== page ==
Category Archives: Climate Science

Can we get to 350ppm?

Quiggin says, yes we can.

I can’t comment on his blog, because the Askimet software has got me marked as a pest, and my comments go straight to spam. There is no facility for telling Askimet I’m OK, so there it is, I’m as good as banned. So I’ll make my comments here, which are in any case longer than is form for comments there.

I’d have to say I agree with Fran Bailey’s comment, the analysis seems entirely too optimistic. Continue reading Can we get to 350ppm?

Science shows the need for urgent climate action

In August last year in Climate clippings 181 (Item 5) I linked to a report by Climate Analytics examining the impacts on Australia of limiting global temperature rise to 1.5°C and 2°C.

For me the crux of the report is this, from a discussion piece at The Conversation:

    The report predicts that half of the world’s identified tipping points – such as the collapse of polar ice sheets and the drying out of the Amazon rainforest – would be crossed under 2C warming, compared with 20% of them at 1.5℃.

If we go to 2℃, we will have a very different climate and there is a good chance we won’t be able to stabilise there. The bad news is that if we just carry on we’ll reach 1.5C by 2024, and 2C by 2036. Continue reading Science shows the need for urgent climate action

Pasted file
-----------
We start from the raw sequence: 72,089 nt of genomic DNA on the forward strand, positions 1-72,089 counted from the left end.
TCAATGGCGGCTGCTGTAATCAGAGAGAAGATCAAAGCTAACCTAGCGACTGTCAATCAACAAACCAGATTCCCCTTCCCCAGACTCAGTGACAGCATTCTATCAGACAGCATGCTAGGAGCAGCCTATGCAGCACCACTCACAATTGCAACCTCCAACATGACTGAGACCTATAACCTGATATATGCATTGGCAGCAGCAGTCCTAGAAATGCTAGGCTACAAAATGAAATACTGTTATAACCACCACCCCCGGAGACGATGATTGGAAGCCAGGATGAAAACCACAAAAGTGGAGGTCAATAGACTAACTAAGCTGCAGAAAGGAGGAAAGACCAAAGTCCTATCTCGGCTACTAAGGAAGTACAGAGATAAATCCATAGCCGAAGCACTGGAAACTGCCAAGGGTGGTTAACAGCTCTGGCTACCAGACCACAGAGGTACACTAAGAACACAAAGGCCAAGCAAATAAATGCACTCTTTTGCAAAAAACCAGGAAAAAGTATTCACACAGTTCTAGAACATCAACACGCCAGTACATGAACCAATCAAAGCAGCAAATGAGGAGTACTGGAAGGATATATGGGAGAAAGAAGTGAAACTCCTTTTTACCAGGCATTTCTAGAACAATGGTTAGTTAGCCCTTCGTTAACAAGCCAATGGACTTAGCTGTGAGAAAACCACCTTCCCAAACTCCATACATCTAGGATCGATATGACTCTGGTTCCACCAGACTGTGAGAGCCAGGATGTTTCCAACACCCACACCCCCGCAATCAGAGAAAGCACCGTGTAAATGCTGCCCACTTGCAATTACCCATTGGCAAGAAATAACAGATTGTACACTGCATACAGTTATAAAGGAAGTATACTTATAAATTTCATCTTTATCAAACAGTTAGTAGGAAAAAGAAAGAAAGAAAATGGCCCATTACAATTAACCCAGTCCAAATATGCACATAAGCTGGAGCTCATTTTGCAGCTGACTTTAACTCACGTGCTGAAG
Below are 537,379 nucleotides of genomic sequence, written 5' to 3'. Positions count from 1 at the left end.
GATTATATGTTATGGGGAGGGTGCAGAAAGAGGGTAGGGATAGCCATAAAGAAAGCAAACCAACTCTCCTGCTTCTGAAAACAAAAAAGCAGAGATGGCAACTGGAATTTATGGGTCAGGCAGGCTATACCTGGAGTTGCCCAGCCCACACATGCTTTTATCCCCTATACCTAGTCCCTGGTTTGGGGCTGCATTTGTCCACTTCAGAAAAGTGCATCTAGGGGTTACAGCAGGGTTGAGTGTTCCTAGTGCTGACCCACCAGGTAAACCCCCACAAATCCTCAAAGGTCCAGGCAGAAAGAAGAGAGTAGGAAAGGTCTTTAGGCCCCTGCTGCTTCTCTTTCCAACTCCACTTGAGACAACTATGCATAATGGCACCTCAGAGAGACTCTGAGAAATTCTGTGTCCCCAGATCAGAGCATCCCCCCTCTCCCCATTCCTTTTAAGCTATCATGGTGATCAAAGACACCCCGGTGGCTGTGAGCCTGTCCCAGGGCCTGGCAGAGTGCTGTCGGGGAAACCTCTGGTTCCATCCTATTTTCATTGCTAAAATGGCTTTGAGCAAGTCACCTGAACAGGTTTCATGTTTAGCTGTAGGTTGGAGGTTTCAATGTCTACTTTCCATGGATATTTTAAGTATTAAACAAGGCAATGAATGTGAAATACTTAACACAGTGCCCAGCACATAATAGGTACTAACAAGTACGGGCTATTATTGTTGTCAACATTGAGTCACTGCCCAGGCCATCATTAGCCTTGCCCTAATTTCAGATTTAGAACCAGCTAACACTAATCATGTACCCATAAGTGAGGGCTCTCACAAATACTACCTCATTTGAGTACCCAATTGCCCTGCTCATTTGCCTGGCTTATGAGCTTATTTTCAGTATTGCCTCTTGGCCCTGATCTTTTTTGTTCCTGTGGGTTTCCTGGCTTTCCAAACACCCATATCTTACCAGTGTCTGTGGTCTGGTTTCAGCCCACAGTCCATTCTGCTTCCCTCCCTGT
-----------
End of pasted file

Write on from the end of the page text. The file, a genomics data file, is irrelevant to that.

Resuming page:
CO2 is scrambling our brains, but will it kill us all?

Ootz’s recent comment raised the question:

    should we be seriously looking at what the safe levels of CO2 in the atmosphere are for human beings?

That was in the context of an informed comment that we have not seen CO2 levels above 320 ppm for 27 million years, which predates hominid evolution. Studies indicate that 600 ppm globally, which is where we could be by 2050, might just render us extinct.

To jump to the chase, we don’t really know what the full effects of elevated CO2 will be, or indeed what they are now. However, indications are that as CO2 rises, our brains will work less well and we will become more limp and sluggish. A bit like a frog in a pot of water gradually being heated. Continue reading CO2 is scrambling our brains, but will it kill us all?

Climate clippings 206

1. Revival of pathogens as permafrost melts

As linked by zoot on the last CC, pathogens are emerging as the permafrost melts, some capable of becoming active after long periods of time, even millions of years. There has been one case of anthrax becoming active after being frozen in a dead reindeer for 75 years. Continue reading Climate clippings 206

Climate change and the Arctic: we should worry

In the comments thread of the post Is methane hydrate out-gassing going to kill us all? BilB linked to an article The Global Impacts of Rapidly Disappearing Arctic Sea Ice by Peter Wadhams, who is professor emeritus of ocean physics at Cambridge University, a sea ice specialist with 46 years of research on sea ice and ocean processes in the Arctic and Antarctic with more than 50 expeditions to both polar regions under his belt.